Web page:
After the catastrophe that was 2007 for the Atlanta Falcons, it was time for a fresh start. A new GM and an entirely new (and honest) coaching staff were in place. Arthur Blank had engaged rebuilding mode.
And it would be this first draft that set the tone for the next four seasons under Thomas Dimitroff and Mike Smith. Had it been anything less than excellent, I'm pretty sure we'd be singing a completely different song. Dimitroff and Smitty might've been long gone by now, the team still searching for its image.
Thankfully, it wasn't.
Round 1: QB Matt Ryan
At first glance, the team's decision to take Ryan with the third overall pick might have seen incredibly obvious. The team had just suffered through a painful 2007 season that saw their star quarterback locked away. The team only won four games, and there was a massive need at quarterback after watching the likes of Joey Harrington and Byron Leftwich flounder about on the field.
But unlike Andrew Luck or Robert Griffin III, Ryan was not a sure-fire No. 1 pick in the eyes of several general managers. This was a guy who threw 19 interceptions as a senior, and his arm strength had been under scrutiny as well. Miami and St. Louis, two teams that needed a quarterback, passed over Ryan. Tons of analysts had the Falcons taking LSU DT Glenn Dorsey.
But it was Ryan's intangibles, the leadership, and the need for a franchise face that got Dimitroff to bite on the baby-faced Boston College quarterback. All he did was win rookie of the year and lead the Falcons to four straight winning seasons. The Rams and Dolphins have been below the .500 mark ever since (exception: 2008 Dolphins). Franchise-changing pick.
Round 1: OT Sam Baker
Though he's an easy scapegoat for fans after the offensive line really disappointed last season, Baker came in and started all 16 games as a rookie. On the whole, he's been an average left tackle up until 2011, when injuries led to a very below-average campaign.
But he was meant to be Ryan's sure-fire blindside protector, and since 2010 he's been one step away from losing his job because he can't pass protect. After continuing to sit out after Will Svitek made some quality starts, I think his future in Atlanta is still pretty much sealed.
He might get one more shot to take it away from Svitek this season, but he won't be on the team by 2013. Baker has been a fringe starter, and that's not enough for a first-rounder, let alone someone you trade up for.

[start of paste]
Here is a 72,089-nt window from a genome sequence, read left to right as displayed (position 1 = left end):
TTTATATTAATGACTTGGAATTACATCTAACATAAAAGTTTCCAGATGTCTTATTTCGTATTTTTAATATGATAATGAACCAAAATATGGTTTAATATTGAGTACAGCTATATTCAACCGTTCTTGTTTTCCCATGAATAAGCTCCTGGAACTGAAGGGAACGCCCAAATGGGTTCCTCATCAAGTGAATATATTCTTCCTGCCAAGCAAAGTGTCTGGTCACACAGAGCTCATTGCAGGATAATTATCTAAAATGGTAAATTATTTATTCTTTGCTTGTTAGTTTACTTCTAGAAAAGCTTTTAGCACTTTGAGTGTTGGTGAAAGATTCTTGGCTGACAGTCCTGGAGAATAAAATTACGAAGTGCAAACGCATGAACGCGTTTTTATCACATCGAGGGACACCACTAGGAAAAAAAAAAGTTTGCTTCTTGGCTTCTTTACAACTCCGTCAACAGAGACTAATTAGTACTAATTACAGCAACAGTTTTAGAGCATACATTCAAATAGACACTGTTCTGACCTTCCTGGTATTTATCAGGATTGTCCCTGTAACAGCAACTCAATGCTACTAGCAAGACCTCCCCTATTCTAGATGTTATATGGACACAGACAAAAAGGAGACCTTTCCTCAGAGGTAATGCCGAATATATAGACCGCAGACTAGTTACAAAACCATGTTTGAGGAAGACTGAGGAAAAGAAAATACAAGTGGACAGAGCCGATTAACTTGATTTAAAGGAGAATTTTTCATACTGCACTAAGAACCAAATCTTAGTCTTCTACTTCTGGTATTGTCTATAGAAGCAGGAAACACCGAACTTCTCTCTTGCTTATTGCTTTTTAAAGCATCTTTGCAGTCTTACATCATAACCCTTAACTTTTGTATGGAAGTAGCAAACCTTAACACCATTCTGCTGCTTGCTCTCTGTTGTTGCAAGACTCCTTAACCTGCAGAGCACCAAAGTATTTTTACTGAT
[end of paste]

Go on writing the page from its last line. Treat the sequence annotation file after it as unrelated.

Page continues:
Round 2: LB Curtis Lofton
Like Baker and Ryan, Lofton came in and started as a rookie. He would then start every subsequent game for the next four years, racking up 492 tackles, seven forced fumbles and 18 "stuffs" in that time. He was a monster at playing the run, and admirably served as one of the leaders on defense.
Sure, he wasn't phenomenal in coverage, but he probably should've gone to at least one Pro Bowl in a Falcons uniform. All in all, this is exactly what you want out of a second-round pick, and considering several teams had question marks about his size and speed, the Falcons absolutely nailed this pick.
Round 3: CB Chevis Jackson
The first pick that isn't still on the team, Jackson was a raw corner out of LSU that the Falcons had hoped to develop into a serviceable starter, someone who could take over for the recently traded DeAngelo Hall.
But things just didn't turn out that way. He would get some extensive time as the team's nickelback and showed promise, but he never quite showed enough to win a starting job. He got a couple of spot starts, but was pretty disappointing in all of them. By 2010, he was off the team and would bounce around the waiver wire. You can't win them all.
I group these together because Douglas and DeCoud have ended up being of a similar caliber. Both are capable starters and have their good (and bad) moments. But on the whole they are consistent and won't "wow" you on a consistent basis.
Douglas showed a ton of promise as a rookie, and in fact he'd probably get a higher grade were it not for injuries essentially taking away the '09 and '10 seasons for him. But he's been capable as the team's fourth receiving option (he even had an eight-catch, 133-yard performance against the Saints this year), and definitely earned his extension.
Likewise, DeCoud earned his extension for being a quality starter. He's had his fair share of missed tackles that lead to big plays over the years, but his skills as a ball-hawk make up for it. If DeCoud can flourish under Mike Nolan's new system, his extension could end up making him a steal signing.
Round 5: DE Kroy Biermann
Has Biermann been amazing? No. But he's made an impact and even a few game-changing plays (if anyone remembers this amazing interception), and for a fifth-round pick that is amazing.
He's been solid against the run, a quality rotational pass-rusher, and a major contributor on special teams as well. Having just signed a three-year extension, he's just another member of a class that continues to provide a solid core of players on the Falcons.
With the exception of James, none of these guys are still on the team, and James has been exclusively a backup or practice squader for the past four years.
They were all picks that filled needs, but really the number of these late-round picks that don't pan out is staggering, so you can't really blame a GM for not finding contributors in the seventh round. Alas.
Final Grade: A-
Sure, Baker and Jackson were busts. But at the same time, Ryan, Lofton, Douglas, DeCoud, and Biermann were anywhere from good to slam-dunk draft picks. This draft is what set the new regime into motion, and is largely responsible for all the wins that ensued. Thomas Dimitroff would win Executive of the Year for a reason.